If Morgan is funny how come the TV special was so bad? There were three stages to the making of the show. The original material, the handling of the material, and the cobbling together of the special.
The original material, what we saw of it, was strained in places, but there were good ideas. The length of time between writing and broaddcasting rules out topicality , which means every piece has to stand up as a selftained scoop of humour, a much more difficult job. It can be done, but it's hard to produce it in volume.
The handling of the mateerial was dire. The songs, for instance, were filmed when they would have been more effective if videotaped in the studio with two or three cameras and an extra hour of technical rehearsal. The cuttting from one "Wolfe Tone" to another was haphazard and unsympathetic to the mateerial. The piece on pub behaaviour would have been better Without Morgan up front; maybe with him doing a Gerrit van Geldren voice-over (it was still one of the better pieces). The use of a static camera in medium long-shot for the mad rugby player was disconncerting, though there's not much you can do with a sketch like that' if you're working on film. The poor production 'quality might be the result of a lack, as much as of a misuse, of resources. Whatever, we were still shorttchanged.
The way in which the "special" was cobbled togeether was the funniest joke on the screen that night. There was a laugh-track so' ineptly chosen that every time Morgan twitched it seemed like a Croke Park-size audience howled. Running gags, which might have run well week by week were thrown in carelessly (aw, no, not the goddamn rugby player again).
Okay, the Dermot Morgan Special made Leave It To Mrs o 'Brien look like a vicarage tea party. So, put the axe away for a minute.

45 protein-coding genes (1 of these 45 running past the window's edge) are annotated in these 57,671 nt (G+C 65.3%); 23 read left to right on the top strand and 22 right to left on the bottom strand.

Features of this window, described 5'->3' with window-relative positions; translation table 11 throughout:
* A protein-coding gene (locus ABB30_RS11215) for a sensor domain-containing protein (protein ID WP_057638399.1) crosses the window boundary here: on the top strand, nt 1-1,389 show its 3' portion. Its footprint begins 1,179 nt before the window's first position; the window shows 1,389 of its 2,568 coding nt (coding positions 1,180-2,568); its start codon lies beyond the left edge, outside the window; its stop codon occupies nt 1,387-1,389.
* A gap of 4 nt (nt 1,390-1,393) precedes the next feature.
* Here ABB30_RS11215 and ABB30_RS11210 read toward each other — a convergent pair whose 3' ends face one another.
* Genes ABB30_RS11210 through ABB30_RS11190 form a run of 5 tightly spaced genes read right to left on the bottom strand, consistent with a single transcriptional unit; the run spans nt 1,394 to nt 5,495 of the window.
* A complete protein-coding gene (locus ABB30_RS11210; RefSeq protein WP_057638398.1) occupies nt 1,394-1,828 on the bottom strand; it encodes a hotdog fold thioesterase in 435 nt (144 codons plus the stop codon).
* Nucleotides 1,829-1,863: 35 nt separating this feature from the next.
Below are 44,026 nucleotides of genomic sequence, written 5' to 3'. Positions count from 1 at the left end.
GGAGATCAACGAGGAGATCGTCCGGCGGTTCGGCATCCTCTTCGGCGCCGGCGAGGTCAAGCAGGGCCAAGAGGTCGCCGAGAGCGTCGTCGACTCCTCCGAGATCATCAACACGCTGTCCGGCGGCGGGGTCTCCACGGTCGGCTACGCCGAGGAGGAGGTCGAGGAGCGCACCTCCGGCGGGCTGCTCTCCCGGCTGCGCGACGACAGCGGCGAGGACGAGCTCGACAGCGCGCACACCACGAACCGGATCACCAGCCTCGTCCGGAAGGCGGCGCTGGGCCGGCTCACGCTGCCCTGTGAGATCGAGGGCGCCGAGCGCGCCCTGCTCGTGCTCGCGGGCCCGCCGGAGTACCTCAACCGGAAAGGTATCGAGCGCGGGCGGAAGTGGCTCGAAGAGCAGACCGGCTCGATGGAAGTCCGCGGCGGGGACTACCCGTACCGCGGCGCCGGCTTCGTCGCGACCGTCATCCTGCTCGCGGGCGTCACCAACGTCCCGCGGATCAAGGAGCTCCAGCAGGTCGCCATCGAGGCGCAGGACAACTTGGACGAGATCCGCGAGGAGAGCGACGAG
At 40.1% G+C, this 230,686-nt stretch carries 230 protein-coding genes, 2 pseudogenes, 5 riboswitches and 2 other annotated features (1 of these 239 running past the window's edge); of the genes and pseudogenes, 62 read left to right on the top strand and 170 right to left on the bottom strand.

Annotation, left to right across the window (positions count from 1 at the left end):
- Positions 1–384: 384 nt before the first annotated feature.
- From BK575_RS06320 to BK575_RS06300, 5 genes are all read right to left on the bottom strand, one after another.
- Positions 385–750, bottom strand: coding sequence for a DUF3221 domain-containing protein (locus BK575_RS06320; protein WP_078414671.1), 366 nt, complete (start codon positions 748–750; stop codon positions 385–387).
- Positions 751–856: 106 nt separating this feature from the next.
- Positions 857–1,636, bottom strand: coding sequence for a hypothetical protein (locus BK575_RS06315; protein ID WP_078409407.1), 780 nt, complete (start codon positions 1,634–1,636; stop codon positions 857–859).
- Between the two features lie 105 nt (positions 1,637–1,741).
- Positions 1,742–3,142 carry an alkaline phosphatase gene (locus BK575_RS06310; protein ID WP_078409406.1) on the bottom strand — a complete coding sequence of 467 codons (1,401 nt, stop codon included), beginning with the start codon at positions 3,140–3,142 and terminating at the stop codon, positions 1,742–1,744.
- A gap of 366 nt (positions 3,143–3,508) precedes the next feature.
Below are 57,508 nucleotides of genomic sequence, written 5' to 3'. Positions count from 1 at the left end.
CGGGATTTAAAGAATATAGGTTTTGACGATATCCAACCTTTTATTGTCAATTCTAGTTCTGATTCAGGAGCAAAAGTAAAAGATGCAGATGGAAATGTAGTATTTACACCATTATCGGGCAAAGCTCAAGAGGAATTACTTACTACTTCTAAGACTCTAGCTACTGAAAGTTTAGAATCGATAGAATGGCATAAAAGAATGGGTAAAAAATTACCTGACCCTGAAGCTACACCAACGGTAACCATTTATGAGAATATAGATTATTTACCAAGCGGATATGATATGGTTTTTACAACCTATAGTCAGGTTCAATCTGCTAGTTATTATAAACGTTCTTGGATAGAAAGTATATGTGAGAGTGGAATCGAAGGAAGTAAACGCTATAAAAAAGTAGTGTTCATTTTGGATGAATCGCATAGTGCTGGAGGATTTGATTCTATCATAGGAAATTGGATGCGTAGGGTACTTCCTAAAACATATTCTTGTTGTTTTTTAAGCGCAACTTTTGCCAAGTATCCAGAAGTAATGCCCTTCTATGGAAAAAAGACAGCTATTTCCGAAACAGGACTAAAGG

Morgan is a good scripttwriter, an excellent mimic' and he knows about humour. John Keogh has a good track record in radio humour and in TV production. Maybe they just blew it. They're entitled. Maybe the suits uppstairs mucked them around.
Whatever it was, somebody took the teeth out of the thing and Morgan ended up not funny but gummy. Where was his mad Garret, his pompous Charlie? .
Morgan had a go at the Wolfe Tones, it worked. Mine 's-a-pint Republicanism is a worthy target. It is also an easy one. Mocking republiicans, or even pseudolicans, makes you brownie points with the suits. It can even be, and was, funny. But if that's the extent of your risk-taking you're in trouble.
"That Crowd", on the Late Late, might work out into something if we don't watch them too closely, just let them get on with it in the autumn. The TV Gaga comeedians range from dreadful to inspired (who was that guy who did to Garret so exxcellently what Morgan failed to do?). Comedians like these and Dermot Morgan have a right to failure now and then. If R TE is ever going to connsistently produce decent coomedy it will be through people like these, who will sometimes do a pratfall and just look silly. They need resources and less interfeerence from the suits. Otherrwise we'll go on importing thick British comedians for the Derek Davis shows and occasionally hauling on the homegrown imitators of the thickies from the clubs and pubs around town. And the civil servants who produce the likes of Mrs 0 'Brien will be allowed to go on codding themselves that they're prooducing comedy.
ROCK • Wild Hearts, Duel, Low-Life and Cupid & Psyche 85
The mega-hype which surrrounded the selling of Frankie Goes To Hollywood last year ensures a cynical reception for any other acts launched by their record company, ZTT, run by manipulative ex-rock journalist Paul Morely and extravagant producer Trevor Horn. However, two of their more recent signings are just too good to be missed through distrust.